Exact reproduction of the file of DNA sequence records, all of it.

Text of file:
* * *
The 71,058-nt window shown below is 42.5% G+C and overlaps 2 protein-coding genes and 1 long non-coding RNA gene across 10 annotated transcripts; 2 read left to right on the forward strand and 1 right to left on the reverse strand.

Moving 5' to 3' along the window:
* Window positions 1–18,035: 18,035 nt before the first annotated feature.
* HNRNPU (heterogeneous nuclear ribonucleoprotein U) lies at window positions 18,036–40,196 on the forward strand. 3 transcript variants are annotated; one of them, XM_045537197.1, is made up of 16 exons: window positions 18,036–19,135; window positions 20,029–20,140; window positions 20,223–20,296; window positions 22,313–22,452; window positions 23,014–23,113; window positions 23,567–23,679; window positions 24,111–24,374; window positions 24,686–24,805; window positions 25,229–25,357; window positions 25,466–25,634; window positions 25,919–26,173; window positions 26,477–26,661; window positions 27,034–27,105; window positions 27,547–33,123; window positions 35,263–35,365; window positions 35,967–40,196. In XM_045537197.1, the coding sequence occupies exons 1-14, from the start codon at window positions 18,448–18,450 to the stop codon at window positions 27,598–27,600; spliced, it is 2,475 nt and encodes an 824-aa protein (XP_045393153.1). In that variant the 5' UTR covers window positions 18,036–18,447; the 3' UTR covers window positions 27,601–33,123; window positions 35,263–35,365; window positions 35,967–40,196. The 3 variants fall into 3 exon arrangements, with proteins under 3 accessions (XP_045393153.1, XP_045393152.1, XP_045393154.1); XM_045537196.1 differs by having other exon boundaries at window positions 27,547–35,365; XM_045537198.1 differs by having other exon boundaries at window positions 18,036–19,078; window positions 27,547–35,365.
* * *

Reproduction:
The 71,058-nt window shown below is 42.5% G+C and overlaps 2 protein-coding genes and 1 long non-coding RNA gene across 10 annotated transcripts; 2 read left to right on the forward strand and 1 right to left on the reverse strand.

Moving 5' to 3' along the window:
* Window positions 1–18,035: 18,035 nt before the first annotated feature.
* HNRNPU (heterogeneous nuclear ribonucleoprotein U) lies at window positions 18,036–40,196 on the forward strand. 3 transcript variants are annotated; one of them, XM_045537197.1, is made up of 16 exons: window positions 18,036–19,135; window positions 20,029–20,140; window positions 20,223–20,296; window positions 22,313–22,452; window positions 23,014–23,113; window positions 23,567–23,679; window positions 24,111–24,374; window positions 24,686–24,805; window positions 25,229–25,357; window positions 25,466–25,634; window positions 25,919–26,173; window positions 26,477–26,661; window positions 27,034–27,105; window positions 27,547–33,123; window positions 35,263–35,365; window positions 35,967–40,196. In XM_045537197.1, the coding sequence occupies exons 1-14, from the start codon at window positions 18,448–18,450 to the stop codon at window positions 27,598–27,600; spliced, it is 2,475 nt and encodes an 824-aa protein (XP_045393153.1). In that variant the 5' UTR covers window positions 18,036–18,447; the 3' UTR covers window positions 27,601–33,123; window positions 35,263–35,365; window positions 35,967–40,196. The 3 variants fall into 3 exon arrangements, with proteins under 3 accessions (XP_045393153.1, XP_045393152.1, XP_045393154.1); XM_045537196.1 differs by having other exon boundaries at window positions 27,547–35,365; XM_045537198.1 differs by having other exon boundaries at window positions 18,036–19,078; window positions 27,547–35,365.